An e-zine for happenings of local culture in Milwaukee and elsewhere

Posts tagged “documentary

Causes That Can’t Wait, Kony 2012

KONY 2012 from INVISIBLE CHILDREN on Vimeo.

Jason Russel is an activist that has taken film and narrative to new heights to raise awareness of a long hidden conflict in central Uganda. The West has seen glimpses of social, political and economic violent crimes prevalent in the African continent through Hollywood dramatizations like Blood Diamond and documentaries like Ghosts of Rwanda, but what started out as Russel’s campaign against injustice and violence has become the global communities’ campaign.

The Kony 2012 movement wants the world to know Joseph Kony. For twenty years, he remained largely nameless, just a blurb on on the back pages of mainstream media. During that time he has tortured, maimed and killed thousands of his own people. In your own way you can participate in the effort to stop more lives from being hurt. Follow the link to find out how to help Russel spread the word about what’s happened to the families and children of central Uganda and what’s bound to happen to more without intervention.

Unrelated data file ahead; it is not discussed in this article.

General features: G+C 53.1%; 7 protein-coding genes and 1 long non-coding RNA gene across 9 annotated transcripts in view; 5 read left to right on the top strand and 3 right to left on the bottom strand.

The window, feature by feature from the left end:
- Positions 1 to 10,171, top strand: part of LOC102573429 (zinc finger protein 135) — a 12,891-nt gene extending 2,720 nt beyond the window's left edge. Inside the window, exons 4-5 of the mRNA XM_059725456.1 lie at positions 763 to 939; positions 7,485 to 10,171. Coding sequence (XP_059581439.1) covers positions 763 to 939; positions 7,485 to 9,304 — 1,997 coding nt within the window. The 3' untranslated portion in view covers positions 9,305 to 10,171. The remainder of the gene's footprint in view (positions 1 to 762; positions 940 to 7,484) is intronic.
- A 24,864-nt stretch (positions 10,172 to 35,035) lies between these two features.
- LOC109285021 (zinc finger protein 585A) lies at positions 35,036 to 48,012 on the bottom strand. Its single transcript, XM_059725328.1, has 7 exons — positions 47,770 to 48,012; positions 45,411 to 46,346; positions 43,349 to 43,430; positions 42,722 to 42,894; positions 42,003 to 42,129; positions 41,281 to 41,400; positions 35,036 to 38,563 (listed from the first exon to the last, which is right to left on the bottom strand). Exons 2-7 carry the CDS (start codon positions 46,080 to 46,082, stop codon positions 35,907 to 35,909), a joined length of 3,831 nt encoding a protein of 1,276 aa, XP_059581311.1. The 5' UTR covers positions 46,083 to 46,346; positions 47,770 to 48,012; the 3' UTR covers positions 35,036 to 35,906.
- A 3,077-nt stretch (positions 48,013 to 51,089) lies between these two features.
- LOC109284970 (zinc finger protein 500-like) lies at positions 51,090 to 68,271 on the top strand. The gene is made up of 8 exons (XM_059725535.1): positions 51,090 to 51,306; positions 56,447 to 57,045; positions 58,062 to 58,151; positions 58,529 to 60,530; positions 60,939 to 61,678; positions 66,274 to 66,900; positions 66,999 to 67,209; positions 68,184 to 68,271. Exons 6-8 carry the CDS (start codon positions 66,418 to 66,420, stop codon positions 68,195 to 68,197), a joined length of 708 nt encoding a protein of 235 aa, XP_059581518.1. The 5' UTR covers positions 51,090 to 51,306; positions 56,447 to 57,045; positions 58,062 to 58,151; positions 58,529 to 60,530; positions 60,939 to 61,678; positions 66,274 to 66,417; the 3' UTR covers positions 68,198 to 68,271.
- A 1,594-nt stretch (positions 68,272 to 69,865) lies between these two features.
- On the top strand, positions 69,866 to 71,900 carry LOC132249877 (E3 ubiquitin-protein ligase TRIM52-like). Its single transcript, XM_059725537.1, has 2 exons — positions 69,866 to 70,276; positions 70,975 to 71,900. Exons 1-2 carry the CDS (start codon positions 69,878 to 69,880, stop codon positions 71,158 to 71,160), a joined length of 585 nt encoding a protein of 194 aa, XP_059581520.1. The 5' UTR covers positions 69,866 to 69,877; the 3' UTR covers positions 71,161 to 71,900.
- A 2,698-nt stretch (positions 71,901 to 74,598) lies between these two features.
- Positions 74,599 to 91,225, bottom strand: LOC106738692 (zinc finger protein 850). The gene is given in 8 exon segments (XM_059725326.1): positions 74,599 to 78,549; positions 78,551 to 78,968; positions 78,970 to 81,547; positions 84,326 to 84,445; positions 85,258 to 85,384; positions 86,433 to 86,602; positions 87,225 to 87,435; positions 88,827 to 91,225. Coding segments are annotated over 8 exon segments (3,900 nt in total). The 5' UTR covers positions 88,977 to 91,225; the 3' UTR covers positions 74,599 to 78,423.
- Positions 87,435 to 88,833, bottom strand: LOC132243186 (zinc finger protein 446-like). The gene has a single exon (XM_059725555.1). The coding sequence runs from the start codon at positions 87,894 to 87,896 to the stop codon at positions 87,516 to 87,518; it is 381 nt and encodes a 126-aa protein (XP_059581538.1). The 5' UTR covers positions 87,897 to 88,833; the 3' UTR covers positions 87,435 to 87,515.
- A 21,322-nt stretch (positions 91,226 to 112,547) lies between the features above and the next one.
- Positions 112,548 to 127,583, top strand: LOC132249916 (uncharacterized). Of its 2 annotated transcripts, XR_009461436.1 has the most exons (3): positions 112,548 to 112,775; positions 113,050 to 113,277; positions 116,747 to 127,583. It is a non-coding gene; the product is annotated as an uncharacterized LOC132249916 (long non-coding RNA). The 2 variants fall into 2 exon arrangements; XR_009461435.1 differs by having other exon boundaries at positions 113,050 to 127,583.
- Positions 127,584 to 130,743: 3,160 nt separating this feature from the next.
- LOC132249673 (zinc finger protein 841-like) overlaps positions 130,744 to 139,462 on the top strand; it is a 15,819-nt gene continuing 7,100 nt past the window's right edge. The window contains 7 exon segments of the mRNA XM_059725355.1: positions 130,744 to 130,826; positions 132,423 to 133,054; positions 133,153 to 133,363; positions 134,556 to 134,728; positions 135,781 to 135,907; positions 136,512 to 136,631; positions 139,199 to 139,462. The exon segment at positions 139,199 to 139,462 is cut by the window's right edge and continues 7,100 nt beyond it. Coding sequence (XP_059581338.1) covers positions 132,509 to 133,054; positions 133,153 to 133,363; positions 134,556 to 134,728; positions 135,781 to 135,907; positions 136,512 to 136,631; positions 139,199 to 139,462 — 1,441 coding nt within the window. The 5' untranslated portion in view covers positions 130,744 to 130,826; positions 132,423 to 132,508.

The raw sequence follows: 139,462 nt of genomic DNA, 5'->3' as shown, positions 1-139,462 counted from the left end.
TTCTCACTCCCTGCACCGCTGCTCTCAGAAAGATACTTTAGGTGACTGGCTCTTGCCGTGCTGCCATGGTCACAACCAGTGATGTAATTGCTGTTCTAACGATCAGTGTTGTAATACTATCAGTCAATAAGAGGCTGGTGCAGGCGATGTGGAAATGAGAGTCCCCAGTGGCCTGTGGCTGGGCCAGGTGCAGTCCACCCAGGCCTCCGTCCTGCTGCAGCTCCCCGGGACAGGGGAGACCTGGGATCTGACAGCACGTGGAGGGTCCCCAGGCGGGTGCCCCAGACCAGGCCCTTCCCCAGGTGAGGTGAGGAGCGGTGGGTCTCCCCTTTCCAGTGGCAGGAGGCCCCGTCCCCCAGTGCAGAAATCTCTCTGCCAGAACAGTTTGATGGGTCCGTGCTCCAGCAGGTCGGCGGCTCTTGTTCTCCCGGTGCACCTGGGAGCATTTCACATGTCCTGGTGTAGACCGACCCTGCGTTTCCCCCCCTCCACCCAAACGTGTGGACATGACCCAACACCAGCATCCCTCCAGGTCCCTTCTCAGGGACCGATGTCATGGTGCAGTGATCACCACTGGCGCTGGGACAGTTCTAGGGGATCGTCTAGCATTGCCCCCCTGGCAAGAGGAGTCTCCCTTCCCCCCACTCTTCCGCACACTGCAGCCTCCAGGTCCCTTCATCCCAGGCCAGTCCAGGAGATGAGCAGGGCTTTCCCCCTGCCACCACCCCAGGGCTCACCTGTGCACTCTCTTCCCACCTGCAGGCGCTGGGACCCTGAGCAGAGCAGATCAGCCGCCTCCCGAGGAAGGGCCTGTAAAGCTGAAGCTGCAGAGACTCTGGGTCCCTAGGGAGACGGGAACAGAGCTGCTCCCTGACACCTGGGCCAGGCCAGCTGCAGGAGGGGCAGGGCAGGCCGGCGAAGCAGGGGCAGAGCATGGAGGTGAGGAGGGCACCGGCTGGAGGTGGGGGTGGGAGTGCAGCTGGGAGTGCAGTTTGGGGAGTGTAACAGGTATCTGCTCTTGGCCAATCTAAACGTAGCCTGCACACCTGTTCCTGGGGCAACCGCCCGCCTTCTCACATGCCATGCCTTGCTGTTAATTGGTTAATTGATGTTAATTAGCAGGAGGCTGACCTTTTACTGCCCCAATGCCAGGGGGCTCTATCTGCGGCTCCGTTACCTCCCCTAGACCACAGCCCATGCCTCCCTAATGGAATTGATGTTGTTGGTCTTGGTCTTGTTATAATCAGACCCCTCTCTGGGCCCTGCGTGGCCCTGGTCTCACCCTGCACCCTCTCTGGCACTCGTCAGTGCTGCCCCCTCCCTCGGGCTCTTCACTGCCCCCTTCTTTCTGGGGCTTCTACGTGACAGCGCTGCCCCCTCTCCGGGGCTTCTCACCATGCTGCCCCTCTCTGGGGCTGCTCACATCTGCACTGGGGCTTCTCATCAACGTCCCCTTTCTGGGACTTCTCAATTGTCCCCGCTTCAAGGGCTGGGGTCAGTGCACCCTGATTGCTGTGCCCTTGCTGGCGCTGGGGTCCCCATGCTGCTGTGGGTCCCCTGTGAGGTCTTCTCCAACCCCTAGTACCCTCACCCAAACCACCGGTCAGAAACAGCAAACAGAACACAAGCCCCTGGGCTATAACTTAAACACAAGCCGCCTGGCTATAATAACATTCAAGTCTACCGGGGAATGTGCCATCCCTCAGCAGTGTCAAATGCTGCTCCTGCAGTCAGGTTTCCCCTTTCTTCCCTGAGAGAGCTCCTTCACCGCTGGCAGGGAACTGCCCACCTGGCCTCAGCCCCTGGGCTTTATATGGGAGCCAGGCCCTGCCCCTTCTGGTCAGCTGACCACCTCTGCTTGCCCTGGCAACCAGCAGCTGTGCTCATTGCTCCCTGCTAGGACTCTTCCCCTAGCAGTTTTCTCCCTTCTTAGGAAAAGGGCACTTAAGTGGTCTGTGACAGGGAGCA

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Dwelling on Cities, Gary Hustwit, Urbanized

Riding down Devon Street, on the way to Wrigleyville’s celebrated Music Box Theater, mothers wrapped in saris guide their children along by the hand. Cabs lurch from cross-streets attempting to join the main traffic line heading uptown. The sun slings low in the West beaming off building facades, some outfitted from the 1970’s with large, conventional, yellow-tinted lightbulbs wrapping marquees advertising Punjabi cuisine.

Feet have no fear of the sidewalks, neither people’s hindquarters of public benches. Faces greet known neighbors, and peer curiously at strangers. Bodies enter grocery stores and exit Bollywood movie variety shops. Arms carry gifts of jewelry and clothing from South Asian themed boutiques. Heading South on Clarke Street, the drive turns through a completely new global community. These way markers display the contours of City life.